No Aussie Salute Provided ICOs “Behave Themselves”

No Aussie Salute Provided ICOs “Behave Themselves”

The Australian Securities & Investments Commission (ASIC) is the latest national regulator to turn its attention to cryptocurrencies, with ASIC commisioner John Price specifically focusing on ICOs during a speech at a Fintech event in Sydney yesterday

Price stated that, in the coming weeks, ASIC will expand the scope of its guidance with regard to companies issuing tokens. Most of his comments were focused on consumer protection, and on how current laws might apply to ICOs.

“Australian Law Applies on Australian Territory”

The regulator emphasised the need to prohibit misleading and deceptive business practices in the space, especially by companies operating from overseas territories, adding further that “There exists a perception that Australian regulations don’t apply or can be avoided by engaging in an activity from overseas. I cannot stress enough that if you are doing business here and selling something to Australians – including issuing securities or tokens to Australian consumers – our laws here can apply.”

He also mentioned that traceability in relation to anti-money laundering regulations needed specific emphasis, and also highlighted the risks associated with poor information and poor governance which constitute frequent complaints within the ICO space.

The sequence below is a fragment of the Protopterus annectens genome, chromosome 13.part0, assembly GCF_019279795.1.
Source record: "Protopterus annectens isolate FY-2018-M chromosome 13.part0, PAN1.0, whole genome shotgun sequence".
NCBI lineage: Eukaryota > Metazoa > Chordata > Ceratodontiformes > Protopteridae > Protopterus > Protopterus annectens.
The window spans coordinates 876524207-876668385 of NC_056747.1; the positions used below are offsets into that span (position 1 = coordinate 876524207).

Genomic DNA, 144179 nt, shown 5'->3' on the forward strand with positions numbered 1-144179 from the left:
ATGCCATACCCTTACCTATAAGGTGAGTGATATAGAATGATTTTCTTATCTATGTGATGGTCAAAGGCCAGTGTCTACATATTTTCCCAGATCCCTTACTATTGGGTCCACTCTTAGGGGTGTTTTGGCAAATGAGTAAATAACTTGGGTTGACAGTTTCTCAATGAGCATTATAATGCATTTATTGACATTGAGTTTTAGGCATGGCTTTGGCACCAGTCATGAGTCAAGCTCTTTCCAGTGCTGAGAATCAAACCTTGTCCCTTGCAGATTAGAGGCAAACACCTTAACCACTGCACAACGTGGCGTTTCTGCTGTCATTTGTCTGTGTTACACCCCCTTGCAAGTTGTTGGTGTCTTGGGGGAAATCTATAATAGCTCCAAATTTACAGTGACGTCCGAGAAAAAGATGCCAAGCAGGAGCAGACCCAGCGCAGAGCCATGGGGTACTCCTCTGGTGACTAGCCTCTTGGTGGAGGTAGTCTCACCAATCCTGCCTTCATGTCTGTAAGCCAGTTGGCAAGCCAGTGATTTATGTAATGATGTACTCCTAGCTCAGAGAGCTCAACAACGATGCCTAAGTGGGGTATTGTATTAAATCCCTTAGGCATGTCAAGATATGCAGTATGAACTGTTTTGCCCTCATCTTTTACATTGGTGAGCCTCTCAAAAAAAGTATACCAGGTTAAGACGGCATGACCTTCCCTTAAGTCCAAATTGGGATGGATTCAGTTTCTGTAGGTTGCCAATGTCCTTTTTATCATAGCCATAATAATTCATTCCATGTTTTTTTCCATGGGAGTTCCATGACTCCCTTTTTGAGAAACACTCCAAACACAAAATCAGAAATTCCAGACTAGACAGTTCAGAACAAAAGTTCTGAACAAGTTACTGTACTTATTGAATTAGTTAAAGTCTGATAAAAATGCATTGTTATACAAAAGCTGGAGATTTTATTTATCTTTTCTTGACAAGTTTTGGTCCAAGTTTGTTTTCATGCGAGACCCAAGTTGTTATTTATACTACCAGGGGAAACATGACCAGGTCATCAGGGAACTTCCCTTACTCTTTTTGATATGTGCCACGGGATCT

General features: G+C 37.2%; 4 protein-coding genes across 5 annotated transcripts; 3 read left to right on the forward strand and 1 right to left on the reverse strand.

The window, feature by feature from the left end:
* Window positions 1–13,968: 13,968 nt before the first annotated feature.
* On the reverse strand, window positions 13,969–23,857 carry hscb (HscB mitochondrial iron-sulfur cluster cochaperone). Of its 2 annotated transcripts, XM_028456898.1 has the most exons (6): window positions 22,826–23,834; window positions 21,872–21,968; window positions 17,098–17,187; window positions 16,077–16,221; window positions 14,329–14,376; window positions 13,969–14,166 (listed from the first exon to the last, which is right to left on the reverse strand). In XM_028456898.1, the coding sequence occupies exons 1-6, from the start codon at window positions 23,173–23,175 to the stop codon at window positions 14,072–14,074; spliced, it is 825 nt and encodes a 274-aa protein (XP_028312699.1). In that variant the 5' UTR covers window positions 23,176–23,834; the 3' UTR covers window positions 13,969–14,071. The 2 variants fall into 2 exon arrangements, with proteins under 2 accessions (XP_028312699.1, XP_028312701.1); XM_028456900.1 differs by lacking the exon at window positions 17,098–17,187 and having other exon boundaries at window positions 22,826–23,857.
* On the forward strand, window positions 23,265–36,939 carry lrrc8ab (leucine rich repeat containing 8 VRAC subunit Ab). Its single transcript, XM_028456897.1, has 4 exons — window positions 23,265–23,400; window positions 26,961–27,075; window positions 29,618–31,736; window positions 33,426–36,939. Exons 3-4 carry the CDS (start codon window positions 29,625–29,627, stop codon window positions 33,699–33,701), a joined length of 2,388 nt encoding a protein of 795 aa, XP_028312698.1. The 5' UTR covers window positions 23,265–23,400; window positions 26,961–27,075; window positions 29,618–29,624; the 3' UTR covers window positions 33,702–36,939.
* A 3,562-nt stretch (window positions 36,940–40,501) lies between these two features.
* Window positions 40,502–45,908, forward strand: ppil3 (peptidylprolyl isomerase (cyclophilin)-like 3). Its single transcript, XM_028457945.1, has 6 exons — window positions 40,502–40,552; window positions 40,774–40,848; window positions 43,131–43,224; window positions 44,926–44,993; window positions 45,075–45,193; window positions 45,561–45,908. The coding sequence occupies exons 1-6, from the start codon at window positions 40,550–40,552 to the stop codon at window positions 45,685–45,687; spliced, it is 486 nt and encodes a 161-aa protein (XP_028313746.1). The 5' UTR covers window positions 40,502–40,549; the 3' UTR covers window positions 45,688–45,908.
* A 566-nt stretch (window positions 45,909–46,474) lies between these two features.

While Price didn’t dwell on the economic opportunity offered by blockchain technology or decentralized business models, his overall stance was accommodative.

Australia has been the focus of a handful of successful token sales this year, including ClearPoll, a blockchain-based polling app; Havven, arguably 2018’s highest profile stable coin project; and PowerLedger, a blockchain-based green energy start-up.

Overall, it appears that ICOs operating on Australian territory are not considered a threat to traditional start-up fundraising mechanisms by statutory authorities, with analysts concurring that token sales which are conducted in an honest and transparent manner are unlikely to become the target for government rap.